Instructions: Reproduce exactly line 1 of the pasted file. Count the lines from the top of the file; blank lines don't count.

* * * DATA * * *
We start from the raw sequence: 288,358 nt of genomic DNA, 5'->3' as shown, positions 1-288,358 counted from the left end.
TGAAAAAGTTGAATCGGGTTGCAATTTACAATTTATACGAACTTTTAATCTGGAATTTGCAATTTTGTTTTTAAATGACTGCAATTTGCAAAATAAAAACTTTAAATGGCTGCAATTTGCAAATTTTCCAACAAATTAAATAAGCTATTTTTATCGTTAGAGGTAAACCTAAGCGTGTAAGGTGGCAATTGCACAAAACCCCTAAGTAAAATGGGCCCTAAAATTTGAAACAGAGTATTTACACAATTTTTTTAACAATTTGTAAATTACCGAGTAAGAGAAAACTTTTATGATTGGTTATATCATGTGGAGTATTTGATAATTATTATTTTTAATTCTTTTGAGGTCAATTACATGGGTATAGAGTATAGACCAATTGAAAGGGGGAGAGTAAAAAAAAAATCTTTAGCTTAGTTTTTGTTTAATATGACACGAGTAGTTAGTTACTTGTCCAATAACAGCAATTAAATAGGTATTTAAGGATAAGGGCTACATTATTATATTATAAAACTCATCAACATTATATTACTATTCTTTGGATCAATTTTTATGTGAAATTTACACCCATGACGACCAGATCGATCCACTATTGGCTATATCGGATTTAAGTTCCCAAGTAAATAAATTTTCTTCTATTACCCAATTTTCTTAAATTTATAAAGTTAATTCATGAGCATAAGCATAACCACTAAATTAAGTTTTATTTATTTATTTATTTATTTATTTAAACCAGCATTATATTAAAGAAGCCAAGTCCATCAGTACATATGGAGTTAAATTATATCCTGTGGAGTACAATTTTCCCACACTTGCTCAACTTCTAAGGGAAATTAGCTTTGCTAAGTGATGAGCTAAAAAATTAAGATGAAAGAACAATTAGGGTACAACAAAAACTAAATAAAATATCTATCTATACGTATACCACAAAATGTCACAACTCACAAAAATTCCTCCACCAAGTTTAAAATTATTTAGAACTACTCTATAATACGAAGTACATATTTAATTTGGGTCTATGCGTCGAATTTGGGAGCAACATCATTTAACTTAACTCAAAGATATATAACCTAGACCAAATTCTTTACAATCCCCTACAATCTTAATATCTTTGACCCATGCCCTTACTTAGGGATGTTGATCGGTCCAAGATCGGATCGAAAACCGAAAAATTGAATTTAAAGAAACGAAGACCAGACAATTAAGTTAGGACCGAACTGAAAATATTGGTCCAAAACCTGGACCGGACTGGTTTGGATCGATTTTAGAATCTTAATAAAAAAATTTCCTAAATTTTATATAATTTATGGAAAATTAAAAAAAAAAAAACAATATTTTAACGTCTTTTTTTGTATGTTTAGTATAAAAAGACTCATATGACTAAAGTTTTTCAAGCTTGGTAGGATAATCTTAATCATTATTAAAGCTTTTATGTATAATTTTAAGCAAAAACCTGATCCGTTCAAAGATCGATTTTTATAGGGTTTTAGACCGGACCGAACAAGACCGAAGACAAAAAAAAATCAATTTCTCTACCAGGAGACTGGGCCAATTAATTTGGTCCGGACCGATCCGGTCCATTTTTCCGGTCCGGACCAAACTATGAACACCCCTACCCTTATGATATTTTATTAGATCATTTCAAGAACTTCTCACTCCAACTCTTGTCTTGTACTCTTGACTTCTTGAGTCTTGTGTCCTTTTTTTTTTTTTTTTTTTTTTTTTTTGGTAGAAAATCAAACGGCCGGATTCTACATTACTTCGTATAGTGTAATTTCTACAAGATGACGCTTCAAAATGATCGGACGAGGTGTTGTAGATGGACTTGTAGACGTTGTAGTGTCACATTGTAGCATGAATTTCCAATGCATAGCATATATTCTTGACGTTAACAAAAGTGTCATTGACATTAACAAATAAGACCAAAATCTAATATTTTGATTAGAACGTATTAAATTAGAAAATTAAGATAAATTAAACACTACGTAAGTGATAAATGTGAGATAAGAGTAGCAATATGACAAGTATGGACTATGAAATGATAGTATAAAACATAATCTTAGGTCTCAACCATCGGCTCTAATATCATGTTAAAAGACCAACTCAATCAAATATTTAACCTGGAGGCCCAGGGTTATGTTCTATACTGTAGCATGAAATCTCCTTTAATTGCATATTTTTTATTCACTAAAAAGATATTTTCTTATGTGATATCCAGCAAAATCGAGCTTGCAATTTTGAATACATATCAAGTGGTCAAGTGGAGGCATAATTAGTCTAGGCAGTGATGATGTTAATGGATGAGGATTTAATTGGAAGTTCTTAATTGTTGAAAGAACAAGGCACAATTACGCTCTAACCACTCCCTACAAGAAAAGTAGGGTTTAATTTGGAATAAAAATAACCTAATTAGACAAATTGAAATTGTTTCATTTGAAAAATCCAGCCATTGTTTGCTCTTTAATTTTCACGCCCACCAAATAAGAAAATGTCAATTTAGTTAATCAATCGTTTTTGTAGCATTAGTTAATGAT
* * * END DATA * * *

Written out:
We start from the raw sequence: 288,358 nt of genomic DNA, 5'->3' as shown, positions 1-288,358 counted from the left end.